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Myasthenia Gravis

83 year old male in a myasthenia crisis or no

07/23/2008

Question:

My questions come in several parts. First some history. My father who is 83 years old has a history of a-fib, chf, pleural effusions, sick sinus syndrome, pacer placement, prostate cancer and yes Myasthenia Gravis. He was treated in 2000 for the MG with plasmaphoresis tx`s. He took Mestinon for a short time post the tx`s. Since then we have seen him become weaker and weaker. Then this past week he became so SOB and very weak. We took him to the ER and they did blood work, ct scan, xray, blood cultures. None of the tests came back with anything abnormal till they did the Blood gas and he has a 7.1 ph, PC02 95. He was intubated and placed on a vent. They also started him on 2 kinds of antibiotics, mestinon and ventilated him for 48 hours. He was removed from the vent and then a blood test was done for the MG and supposedly came back negative. Is a simple blood test accurate after already receiving mestinon? Is it also accurate after the initial crisis has passed? We are so confused on his care. There are 4 doctors on my fathers case, cardiologist, neurologist, intensivist, and a hospitalist. They cant seem to come together to give us an answer on what really is going on. I need any suggestions and comments from anyone that knows the routine.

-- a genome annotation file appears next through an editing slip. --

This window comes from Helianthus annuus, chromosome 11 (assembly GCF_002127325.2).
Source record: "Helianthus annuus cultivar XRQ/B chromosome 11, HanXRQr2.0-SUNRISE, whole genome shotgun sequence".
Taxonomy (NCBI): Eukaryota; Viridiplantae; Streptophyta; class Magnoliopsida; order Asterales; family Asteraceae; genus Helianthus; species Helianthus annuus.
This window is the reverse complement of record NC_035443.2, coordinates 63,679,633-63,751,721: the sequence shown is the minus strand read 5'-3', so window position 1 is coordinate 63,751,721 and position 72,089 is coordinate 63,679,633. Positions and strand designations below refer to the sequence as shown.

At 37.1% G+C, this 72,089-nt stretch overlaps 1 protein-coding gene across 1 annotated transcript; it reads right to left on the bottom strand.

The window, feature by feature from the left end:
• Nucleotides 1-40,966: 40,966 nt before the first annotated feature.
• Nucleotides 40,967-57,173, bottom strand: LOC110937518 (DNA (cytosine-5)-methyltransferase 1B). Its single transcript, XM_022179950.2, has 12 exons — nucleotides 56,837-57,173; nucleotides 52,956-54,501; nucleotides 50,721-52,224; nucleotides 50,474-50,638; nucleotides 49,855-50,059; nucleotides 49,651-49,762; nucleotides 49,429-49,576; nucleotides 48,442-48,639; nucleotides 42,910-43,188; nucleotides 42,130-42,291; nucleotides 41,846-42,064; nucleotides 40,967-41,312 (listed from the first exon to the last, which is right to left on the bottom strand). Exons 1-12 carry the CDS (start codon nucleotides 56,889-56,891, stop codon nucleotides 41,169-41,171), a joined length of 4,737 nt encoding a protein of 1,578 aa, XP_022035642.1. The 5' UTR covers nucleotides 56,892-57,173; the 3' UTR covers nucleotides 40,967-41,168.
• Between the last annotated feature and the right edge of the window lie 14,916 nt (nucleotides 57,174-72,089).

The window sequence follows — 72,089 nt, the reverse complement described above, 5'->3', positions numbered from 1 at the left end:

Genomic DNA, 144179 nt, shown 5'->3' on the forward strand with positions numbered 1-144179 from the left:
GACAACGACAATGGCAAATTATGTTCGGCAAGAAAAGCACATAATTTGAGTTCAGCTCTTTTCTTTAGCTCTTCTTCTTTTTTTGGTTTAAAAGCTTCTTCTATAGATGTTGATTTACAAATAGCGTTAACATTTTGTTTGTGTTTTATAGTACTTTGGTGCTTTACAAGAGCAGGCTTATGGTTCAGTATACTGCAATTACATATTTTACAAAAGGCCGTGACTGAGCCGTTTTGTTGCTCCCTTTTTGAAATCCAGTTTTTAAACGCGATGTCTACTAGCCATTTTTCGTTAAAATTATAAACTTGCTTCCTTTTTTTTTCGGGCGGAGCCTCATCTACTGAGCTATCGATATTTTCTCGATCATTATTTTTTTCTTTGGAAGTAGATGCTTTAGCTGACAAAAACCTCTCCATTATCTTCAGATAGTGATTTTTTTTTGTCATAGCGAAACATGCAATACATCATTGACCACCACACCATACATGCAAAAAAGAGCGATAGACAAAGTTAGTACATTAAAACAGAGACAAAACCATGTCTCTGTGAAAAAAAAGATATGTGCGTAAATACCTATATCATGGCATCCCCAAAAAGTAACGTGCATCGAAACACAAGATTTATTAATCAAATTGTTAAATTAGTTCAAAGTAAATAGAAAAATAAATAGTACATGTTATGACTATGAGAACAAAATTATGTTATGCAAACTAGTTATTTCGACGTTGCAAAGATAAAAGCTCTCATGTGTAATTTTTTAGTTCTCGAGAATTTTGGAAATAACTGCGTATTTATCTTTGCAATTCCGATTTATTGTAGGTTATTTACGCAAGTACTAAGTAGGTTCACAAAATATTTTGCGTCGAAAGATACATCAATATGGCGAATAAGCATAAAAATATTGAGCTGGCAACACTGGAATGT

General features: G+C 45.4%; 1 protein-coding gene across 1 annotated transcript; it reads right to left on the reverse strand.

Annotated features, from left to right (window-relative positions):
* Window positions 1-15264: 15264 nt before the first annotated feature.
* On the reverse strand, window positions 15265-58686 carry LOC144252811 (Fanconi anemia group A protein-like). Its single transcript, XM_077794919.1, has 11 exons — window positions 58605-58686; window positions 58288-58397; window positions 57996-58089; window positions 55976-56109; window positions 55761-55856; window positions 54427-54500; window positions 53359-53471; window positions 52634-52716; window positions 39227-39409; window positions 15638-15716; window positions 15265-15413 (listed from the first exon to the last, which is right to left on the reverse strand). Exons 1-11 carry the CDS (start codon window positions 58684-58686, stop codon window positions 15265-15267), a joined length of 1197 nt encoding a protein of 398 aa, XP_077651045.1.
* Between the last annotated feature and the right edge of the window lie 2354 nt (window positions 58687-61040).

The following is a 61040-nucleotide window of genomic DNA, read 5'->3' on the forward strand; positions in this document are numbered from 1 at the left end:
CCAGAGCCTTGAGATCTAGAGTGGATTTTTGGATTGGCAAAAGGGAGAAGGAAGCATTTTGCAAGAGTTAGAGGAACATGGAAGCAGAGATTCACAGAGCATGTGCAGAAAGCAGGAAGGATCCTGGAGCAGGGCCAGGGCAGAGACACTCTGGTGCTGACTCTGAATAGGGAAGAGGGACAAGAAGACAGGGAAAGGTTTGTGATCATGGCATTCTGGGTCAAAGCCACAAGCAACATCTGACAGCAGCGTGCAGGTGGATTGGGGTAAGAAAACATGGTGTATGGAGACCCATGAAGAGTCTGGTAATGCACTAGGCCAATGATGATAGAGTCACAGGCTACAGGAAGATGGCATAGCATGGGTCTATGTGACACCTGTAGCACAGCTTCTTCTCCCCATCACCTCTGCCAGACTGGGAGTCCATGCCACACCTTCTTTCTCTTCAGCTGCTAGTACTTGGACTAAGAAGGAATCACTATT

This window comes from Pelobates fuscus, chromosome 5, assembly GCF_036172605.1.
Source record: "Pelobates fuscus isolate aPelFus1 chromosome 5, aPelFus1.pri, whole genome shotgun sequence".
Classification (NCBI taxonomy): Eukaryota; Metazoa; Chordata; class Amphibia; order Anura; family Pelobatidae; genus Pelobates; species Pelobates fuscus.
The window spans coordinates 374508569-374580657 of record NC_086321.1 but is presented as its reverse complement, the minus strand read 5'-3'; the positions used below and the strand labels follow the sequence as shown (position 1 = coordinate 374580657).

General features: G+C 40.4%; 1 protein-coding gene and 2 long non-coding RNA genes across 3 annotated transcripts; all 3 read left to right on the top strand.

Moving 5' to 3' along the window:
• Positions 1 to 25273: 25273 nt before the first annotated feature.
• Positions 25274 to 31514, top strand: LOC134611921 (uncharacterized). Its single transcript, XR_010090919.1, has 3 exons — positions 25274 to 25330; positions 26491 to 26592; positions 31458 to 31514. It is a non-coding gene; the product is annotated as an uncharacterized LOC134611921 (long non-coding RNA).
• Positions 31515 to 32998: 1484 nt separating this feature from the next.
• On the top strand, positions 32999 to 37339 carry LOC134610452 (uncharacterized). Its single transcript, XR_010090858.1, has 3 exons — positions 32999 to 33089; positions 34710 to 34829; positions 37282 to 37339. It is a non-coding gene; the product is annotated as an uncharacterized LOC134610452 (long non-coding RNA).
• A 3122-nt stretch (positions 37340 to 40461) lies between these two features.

Answer:

The situation that you describe is a difficult one.

Having four doctors is both a good thing and a problem. The neurologist should be responsible for the MG care, provided that he/she is very experienced with MG. If you don't have a neurologist who is very experienced with MG, you should probably locate one and transfer care.

The AChR Ab blood test for MG are normal in about 15% patients who have MG. Your dad's blood gas values fit with acidosis due to respiratory failure. While this can be seen with MG in crisis, you must remember that one cannot diagnose MG over the web!

I would recommend that you sit down and talk things over with your doctors: The neurologist will lay out the options for control of MG, and the hospitalist and your PCP should let you know about his overall health/life expectancy aside from MG. All four physicians should advise you about whether or not he could tolerate plasmapheresis, prednisone, IVIG and other forms of immune modulation -- if they are felt to be needed.

Best wishes in this difficult time.

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Response by:

John G Quinlan, MD John G Quinlan, MD
Professor of Neurology
College of Medicine
University of Cincinnati